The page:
Now we can argue about whether the academy or any such institution in which theory tends to be practiced can foster a truly liberatory space, but the point I want to dwell on is hooks’s description of a theory with stakes. Drawing phenomenologically on the experience of being in the world while transforming that embodied experience into something else, such as art, writing, new relations, or communities of care, this is a form of theorizing with implications outside the text or institution. And hooks is clear: not all theory does this. Some theory, including some feminist theory, reinscribes logics of superiority and domination. Theory might privilege writing over orality, for example, or obfuscation over accessible language and translation. Which isn’t to say that plain language is necessarily clear (to wit: Gertrude Stein), or that translation is a one-to-one computation. But hooks is raising a point about the kind of space theorizing can open, and who is invited into that space — who is being addressed, in conversation with whom, and how and why. About the kinds of embodied socialities that art and theory draw on and create in the world.
Which is one reason I’m thrilled with the emerging conversation about autotheory: art/writing that combines theory or philosophy with autobiography. Lauren Fournier’s Autotheory as Feminist Practice in Art, Writing, and Criticism, recently published by MIT Press, is a welcome new addition to the efforts at defining this relatively new genre. Fournier’s text joins two intriguing essays by Arianne Zwartjes, both of which place autotheoretical works within feminist kinships, noting that “Black feminists and other women of color,” such as hooks, are some of the earliest practitioners of autotheory. Their experimental work collectively laid “a foundation for more explicitly autotheoretical work to come,” like Paul Preciado’s Testo Yonqui/Testo Junkie (2008/2013), Maggie Nelson’s The Argonauts (2015), and Christina Sharpe’s In the Wake: On Blackness and Being (2016). In such works, personal experience in-forms the writers’ understandings of theory, which recursively in-forms the personal experience. Both the body of the text and the body of the writer are sites of curiosity and knowledge; the text may take a more experimental form, the writer may be made over via the writing. To this end, Zwartjes wonders how autotheoretical work differs from the feminist mantra the personal is political.
It does not, asserts Lauren Fournier, who argues that “the history of feminism is, in a sense, a history of autotheory — one that actively seeks to bridge theory and practice and uphold tenets like ‘the personal is political.’” Making this connection between feminism and autotheory explicit is just one of the valuable insights in Fournier’s book. She draws on years of research as well as her ongoing artistic and curatorial practices: this book emerged from her dissertation at York University, and she has curated “Autotheory” screenings of films and art films at venues in Canada and the UK. As Fournier points out, autotheoretical modes run through the philosophical tradition, from Jean-Jacques Rousseau to Frantz Fanon, but as a genre, autotheory really began taking shape through feminist practices, extending from early critical-creative hybrid texts (Gloria Anzaldúa, Audre Lorde), conceptual art (Adrian Piper), and performance (Carolee Schneemann, Annie Sprinkle), to contemporary uses of exhibition spaces (Allyson Mitchell and Deirdre Logue), social media, and other digital platforms (Sonia Fernández Pan, @gothshakira). Thus, Fournier’s definition, “the integration of the auto or ‘self’ with philosophy or theory, often in ways that are direct, performative, or self-aware,” establishes autotheory as an interdisciplinary genre, while finger-poking the locks of other disciplinary gates.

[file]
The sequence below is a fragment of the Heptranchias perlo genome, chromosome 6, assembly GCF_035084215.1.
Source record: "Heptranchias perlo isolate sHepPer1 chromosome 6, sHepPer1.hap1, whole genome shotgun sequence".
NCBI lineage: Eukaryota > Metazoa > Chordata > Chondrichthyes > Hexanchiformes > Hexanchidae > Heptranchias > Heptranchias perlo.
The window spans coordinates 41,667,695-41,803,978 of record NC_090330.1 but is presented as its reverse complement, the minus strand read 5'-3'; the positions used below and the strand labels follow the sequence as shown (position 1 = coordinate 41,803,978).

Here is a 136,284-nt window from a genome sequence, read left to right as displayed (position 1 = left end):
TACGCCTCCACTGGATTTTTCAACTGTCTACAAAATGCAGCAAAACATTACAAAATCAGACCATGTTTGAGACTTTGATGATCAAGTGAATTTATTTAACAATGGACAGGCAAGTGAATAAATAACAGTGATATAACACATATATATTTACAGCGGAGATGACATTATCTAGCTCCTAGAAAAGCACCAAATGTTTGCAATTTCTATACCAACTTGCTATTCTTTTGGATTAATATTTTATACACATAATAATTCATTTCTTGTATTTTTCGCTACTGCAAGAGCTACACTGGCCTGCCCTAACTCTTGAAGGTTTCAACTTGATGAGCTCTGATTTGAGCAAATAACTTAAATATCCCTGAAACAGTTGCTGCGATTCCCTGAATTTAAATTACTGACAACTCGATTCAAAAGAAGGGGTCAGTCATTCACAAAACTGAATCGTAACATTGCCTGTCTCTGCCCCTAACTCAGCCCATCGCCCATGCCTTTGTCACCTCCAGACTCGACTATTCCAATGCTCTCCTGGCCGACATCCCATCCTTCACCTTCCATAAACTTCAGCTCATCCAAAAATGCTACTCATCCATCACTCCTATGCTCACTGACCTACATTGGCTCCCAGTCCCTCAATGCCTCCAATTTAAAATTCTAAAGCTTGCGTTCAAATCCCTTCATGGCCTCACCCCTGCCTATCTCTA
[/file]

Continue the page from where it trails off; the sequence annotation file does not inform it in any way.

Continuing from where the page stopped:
Because according to Fournier, autotheory is, or can be read as, a form of philosophical inquiry in and of itself. She takes Adrian Piper’s Food for the Spirit — a performance artwork in which Piper photographed herself over the course of a summer as she read Immanuel Kant’s Critique of Pure Reason — as one such instance. Fournier argues that Food “is an instantiation of the very problematics and terms that Kant himself is working through.” Piper’s mirrored image, the selfie shot before the mirror, “becomes an attempt to access her own being as the ‘thing in itself’ through re-presentation.” As art piece, Food incorporates Piper’s artist statement and a physical copy of Kant’s Critique, which Piper marked while she read. The interactions of the artist with the book, the text, and the images hold in tension the perceiver and the perceived, a body reading and a body read.
What’s interesting to me about Fournier’s expanded notion of autotheory — as expressed in the reading above — is how the theorizing might move into a space beyond the categorical limits of the written form. It emerges as performance, image, photography, video, or digital practice. Form and medium become an explicit part of the inquiry, with theoretical and material implications. Autotheory may hang in a gallery, like Hazel Meyer’s No Theory, No Cry, or exist as a photograph in a book, like the performance shots and film stills Fournier includes within her text. Reading Autotheory as Feminist Practice, I note how some of these images provide another perspective or orientation into Fournier’s arguments, even as she may not directly address or analyze the image.